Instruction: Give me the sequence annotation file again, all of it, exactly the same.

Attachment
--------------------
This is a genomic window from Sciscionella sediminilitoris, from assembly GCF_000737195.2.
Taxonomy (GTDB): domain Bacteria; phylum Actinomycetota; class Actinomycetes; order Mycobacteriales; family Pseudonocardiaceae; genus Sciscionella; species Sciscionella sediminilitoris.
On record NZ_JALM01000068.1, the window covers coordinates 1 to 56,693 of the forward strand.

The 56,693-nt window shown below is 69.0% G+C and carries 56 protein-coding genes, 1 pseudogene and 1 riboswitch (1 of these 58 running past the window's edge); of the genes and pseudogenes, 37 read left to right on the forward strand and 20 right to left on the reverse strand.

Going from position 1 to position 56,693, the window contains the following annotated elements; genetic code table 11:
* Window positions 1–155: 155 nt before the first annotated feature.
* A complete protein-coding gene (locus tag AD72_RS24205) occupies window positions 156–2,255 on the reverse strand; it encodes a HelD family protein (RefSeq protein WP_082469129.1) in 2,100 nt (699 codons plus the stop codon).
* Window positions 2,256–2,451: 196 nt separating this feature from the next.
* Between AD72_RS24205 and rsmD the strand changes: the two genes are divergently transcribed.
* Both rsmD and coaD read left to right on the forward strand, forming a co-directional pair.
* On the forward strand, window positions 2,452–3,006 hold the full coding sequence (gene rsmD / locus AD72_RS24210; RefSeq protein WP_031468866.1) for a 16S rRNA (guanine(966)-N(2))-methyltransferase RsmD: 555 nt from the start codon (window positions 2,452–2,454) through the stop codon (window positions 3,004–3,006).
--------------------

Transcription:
This is a genomic window from Sciscionella sediminilitoris, from assembly GCF_000737195.2.
Taxonomy (GTDB): domain Bacteria; phylum Actinomycetota; class Actinomycetes; order Mycobacteriales; family Pseudonocardiaceae; genus Sciscionella; species Sciscionella sediminilitoris.
On record NZ_JALM01000068.1, the window covers coordinates 1 to 56,693 of the forward strand.

The 56,693-nt window shown below is 69.0% G+C and carries 56 protein-coding genes, 1 pseudogene and 1 riboswitch (1 of these 58 running past the window's edge); of the genes and pseudogenes, 37 read left to right on the forward strand and 20 right to left on the reverse strand.

Going from position 1 to position 56,693, the window contains the following annotated elements; genetic code table 11:
* Window positions 1–155: 155 nt before the first annotated feature.
* A complete protein-coding gene (locus tag AD72_RS24205) occupies window positions 156–2,255 on the reverse strand; it encodes a HelD family protein (RefSeq protein WP_082469129.1) in 2,100 nt (699 codons plus the stop codon).
* Window positions 2,256–2,451: 196 nt separating this feature from the next.
* Between AD72_RS24205 and rsmD the strand changes: the two genes are divergently transcribed.
* Both rsmD and coaD read left to right on the forward strand, forming a co-directional pair.
* On the forward strand, window positions 2,452–3,006 hold the full coding sequence (gene rsmD / locus AD72_RS24210; RefSeq protein WP_031468866.1) for a 16S rRNA (guanine(966)-N(2))-methyltransferase RsmD: 555 nt from the start codon (window positions 2,452–2,454) through the stop codon (window positions 3,004–3,006).